Stargazers are in for a treat as the Perseids Meteor Shower will peak in the late hours of today and early hours of tomorrow.
The Perseids is one of the brighter meteor showers of the year which occurs annually between July 17 to August 24 and tends to peak between August 9 to 13.
Made of tiny space debris from the comet Swift-Tuttle, the Perseids is named after the
The comet last entered the solar system in 1992 and will not be back until 2126, but the public can still see the glowing remnants of its tail every year.
The Perseids is widely sought after by astronomers and stargazers because most years at its peak, one can see 60 to 100 meteors – as long as it is not cloudy.
Viewed from Earth, the flaming dust and debris of meteor showers look like “fireballs” or “falling stars” streaking across the night sky.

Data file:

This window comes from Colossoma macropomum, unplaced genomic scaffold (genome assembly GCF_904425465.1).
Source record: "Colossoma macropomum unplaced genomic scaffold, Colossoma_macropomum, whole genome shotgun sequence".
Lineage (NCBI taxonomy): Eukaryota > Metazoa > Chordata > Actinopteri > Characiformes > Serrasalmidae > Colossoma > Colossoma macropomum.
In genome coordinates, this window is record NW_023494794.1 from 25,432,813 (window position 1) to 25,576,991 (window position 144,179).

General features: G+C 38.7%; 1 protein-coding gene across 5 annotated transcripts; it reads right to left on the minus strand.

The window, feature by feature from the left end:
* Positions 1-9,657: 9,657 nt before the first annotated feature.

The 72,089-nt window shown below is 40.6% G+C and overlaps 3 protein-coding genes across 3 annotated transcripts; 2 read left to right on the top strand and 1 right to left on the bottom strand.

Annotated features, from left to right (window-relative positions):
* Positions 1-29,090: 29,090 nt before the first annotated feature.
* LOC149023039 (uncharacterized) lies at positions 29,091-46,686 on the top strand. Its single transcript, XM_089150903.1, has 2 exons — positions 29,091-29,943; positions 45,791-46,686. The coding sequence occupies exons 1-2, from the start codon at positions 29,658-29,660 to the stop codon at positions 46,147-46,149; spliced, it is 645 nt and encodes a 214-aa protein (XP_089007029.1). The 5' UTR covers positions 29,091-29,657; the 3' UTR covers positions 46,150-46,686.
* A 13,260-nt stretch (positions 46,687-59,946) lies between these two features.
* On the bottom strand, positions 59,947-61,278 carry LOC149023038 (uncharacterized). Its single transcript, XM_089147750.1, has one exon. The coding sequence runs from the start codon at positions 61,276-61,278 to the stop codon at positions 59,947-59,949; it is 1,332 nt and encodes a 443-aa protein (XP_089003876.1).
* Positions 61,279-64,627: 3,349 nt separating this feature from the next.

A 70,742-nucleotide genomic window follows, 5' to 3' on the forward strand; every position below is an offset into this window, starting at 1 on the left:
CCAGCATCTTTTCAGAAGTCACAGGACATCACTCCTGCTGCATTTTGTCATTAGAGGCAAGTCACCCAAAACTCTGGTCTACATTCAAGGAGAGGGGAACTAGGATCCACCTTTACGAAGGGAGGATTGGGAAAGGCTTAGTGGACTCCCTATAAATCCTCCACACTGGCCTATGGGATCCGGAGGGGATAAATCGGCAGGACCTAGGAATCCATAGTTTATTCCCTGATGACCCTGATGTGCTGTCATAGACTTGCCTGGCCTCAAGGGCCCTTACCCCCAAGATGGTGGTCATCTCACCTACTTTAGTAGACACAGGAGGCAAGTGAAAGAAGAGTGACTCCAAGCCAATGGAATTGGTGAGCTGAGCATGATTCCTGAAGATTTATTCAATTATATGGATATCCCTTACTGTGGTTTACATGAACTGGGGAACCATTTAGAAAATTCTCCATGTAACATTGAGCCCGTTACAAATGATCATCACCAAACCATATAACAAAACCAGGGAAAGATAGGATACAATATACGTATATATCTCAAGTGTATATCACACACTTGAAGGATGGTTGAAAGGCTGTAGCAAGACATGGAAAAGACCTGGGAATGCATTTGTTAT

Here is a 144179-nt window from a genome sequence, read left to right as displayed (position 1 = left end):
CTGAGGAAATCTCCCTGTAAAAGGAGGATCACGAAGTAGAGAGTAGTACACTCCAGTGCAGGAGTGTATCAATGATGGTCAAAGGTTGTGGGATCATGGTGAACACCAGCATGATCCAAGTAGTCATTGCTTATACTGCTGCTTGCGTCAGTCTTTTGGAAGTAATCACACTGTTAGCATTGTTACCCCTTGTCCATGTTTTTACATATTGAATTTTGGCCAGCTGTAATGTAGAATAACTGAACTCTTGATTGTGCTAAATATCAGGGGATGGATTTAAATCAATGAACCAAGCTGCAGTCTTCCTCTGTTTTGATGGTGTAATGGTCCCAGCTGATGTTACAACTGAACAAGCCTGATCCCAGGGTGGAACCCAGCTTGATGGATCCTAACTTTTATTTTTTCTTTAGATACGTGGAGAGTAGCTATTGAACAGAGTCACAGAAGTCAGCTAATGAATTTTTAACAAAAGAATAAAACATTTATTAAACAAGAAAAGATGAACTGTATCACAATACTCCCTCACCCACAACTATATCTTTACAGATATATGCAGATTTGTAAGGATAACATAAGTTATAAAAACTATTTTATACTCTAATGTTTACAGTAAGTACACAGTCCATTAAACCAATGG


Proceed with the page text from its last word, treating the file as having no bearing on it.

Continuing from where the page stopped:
According to the Astronomical Society of Brunei Darussalam (PABD), it does not matter where, nor is there a need for a telescope or any special equipment, but being out of reach of any bright lights will optimise the show.
“Once you find a viewing spot, your eyes may take 15 to 20 minutes to get used to the dark. Lie down on the ground, and look up in the direction of the radiant.
“Use our Interactive Meteor Shower Sky Map or find the current direction of the radiant in the sky,” the PABD said.